Asian Development Bank has trimmed gross domestic product (GDP) growth forecast for Asian economies at large for the current year while retaining India’s growth estimate at 7.8 per cent. It also maintained its India growth estimate of 8.2 per cent for next year while putting a lower estimate of 6.8 per cent for China in 2016.
For the current year, ADB now expects China to grow 7 per cent from 7.2 per cent it projected earlier.
ADB’s latest supplement to its flagship annual economic publication, Asian Development Outlook (ADO) 2015 , released on Wednesday, projected GDP growth for the region at 6.2 per cent, down from 6.3 per cent it had projected previously.
The report pointed to the slow growth in China and industrialised economies as the main reason for the downgrade. “Slower growth in the PRC is likely to have a noticeable effect on the rest of Asia given its size and its close links with other countries in the region through regional and global value chains,” said ADB chief economist Shang-Jin Wei.
Ongoing softness in the major industrialised economies (the US, Japan and Euro region) will result in a slowdown in East Asia as a whole, with growth at 6.2 per cent in 2015, down from 6.5 per cent forecast earlier, the report added.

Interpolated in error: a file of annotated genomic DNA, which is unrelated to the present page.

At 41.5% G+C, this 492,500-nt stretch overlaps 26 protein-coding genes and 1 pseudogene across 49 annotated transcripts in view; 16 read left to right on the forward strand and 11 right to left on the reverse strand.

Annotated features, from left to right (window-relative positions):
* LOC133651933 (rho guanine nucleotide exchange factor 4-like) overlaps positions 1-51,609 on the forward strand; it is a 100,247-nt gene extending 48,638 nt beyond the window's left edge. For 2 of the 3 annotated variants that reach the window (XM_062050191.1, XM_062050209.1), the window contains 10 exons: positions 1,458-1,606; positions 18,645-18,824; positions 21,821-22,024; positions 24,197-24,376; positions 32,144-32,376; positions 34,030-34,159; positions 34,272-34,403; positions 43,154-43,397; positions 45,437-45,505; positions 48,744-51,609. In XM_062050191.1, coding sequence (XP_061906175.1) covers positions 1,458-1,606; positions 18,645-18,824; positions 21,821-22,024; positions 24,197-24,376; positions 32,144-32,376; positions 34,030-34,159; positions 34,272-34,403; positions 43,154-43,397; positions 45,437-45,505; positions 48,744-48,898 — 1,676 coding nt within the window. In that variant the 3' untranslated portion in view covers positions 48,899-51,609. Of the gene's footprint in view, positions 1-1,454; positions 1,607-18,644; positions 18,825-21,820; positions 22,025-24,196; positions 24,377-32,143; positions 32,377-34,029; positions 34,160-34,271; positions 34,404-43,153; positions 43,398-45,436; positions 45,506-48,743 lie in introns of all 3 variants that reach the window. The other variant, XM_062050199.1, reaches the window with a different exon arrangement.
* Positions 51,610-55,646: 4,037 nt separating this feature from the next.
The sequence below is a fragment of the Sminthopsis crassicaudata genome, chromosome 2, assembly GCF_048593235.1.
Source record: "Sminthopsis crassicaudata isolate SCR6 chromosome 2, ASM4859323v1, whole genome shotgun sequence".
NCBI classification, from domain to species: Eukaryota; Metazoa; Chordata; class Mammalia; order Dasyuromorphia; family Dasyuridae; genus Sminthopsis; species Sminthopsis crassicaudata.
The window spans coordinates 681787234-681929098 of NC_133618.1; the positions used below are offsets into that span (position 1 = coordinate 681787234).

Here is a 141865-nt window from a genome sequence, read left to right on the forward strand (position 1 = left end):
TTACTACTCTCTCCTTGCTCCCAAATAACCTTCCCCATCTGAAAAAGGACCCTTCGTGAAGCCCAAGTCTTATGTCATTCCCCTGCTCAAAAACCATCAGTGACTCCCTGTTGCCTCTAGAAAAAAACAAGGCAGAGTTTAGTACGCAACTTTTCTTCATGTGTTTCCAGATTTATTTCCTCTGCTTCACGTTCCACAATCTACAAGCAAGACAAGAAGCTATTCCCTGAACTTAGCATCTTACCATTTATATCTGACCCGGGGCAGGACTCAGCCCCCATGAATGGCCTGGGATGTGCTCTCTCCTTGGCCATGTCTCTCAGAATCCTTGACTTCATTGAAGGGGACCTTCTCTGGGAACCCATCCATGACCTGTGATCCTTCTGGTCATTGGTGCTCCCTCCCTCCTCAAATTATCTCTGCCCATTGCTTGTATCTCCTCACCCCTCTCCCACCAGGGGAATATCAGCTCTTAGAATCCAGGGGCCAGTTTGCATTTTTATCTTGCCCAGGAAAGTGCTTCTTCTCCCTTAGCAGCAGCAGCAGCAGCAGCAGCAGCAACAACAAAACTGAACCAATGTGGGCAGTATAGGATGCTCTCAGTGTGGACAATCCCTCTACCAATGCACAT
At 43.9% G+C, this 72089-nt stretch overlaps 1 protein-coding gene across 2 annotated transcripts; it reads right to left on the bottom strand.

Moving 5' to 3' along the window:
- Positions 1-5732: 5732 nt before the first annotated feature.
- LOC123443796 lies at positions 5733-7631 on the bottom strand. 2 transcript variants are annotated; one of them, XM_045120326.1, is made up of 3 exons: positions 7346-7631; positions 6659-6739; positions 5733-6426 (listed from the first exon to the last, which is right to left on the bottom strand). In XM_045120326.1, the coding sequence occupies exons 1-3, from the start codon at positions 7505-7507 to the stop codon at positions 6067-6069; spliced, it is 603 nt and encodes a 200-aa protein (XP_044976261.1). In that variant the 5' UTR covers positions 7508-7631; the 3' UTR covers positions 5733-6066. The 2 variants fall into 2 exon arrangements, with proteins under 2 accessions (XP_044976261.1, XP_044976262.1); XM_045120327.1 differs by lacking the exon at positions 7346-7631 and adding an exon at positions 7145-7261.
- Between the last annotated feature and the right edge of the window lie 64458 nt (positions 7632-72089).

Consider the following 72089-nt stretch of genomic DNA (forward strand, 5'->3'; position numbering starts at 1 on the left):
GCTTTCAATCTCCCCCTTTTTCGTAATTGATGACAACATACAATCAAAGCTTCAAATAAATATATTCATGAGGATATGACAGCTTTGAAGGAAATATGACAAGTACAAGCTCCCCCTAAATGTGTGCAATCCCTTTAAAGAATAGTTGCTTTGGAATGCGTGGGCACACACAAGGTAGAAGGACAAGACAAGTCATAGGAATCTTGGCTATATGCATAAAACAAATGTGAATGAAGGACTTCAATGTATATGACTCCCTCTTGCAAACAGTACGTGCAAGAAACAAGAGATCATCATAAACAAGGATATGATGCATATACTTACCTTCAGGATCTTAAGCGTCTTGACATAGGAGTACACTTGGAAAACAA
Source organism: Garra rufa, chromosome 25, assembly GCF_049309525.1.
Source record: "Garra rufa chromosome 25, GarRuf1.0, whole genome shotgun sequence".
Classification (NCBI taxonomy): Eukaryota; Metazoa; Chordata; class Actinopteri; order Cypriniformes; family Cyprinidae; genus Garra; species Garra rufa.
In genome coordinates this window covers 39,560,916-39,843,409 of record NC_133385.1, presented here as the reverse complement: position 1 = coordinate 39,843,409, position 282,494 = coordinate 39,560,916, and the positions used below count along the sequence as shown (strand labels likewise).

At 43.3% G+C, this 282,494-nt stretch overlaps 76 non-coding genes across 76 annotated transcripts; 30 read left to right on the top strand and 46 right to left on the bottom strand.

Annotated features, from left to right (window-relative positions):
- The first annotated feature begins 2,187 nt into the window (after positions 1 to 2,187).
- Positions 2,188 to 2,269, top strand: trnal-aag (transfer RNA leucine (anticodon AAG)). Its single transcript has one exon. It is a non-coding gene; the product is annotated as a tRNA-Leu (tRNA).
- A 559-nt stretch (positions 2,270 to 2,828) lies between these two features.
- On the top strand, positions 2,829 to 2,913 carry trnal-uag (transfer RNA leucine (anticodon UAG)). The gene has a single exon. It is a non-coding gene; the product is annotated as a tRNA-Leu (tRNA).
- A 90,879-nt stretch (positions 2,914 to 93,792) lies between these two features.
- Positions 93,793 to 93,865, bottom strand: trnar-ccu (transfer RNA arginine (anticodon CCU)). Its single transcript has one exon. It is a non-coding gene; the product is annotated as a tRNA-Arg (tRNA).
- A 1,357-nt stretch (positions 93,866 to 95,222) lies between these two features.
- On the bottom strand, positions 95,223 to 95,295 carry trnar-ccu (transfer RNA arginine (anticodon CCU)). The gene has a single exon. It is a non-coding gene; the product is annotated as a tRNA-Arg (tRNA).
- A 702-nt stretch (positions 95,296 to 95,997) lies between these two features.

The report highlighted that South Asia is expected to grow 7.3 per cent in 2015, up from 7.2 per cent seen earlier, with a better-than-expected economic performance in Bangladesh balancing the earthquake-related slowdown in Nepal. In 2016, growth for the sub-region is expected to expand to 7.6 per cent.
Despite loss in investor confidence, world organisations have been bullish on the Indian economy. IMF in its World Economic Outlook, released a fortnight ago, also retained India’s forecast while snipping figures for global growth.
Though India is expected to be the fastest growing major economy in the world, maintaining the momentum would require the government to clear some major reforms and boost the flailing manufacturing and exports sector.
While the GDP figures present a rosy picture, high frequency indicators point to structural constraints in the economy. Industrial output figures released last week showed sluggish growth in the manufacturing sector while trade figures released on Wednesday showed exports declining compared with last year.
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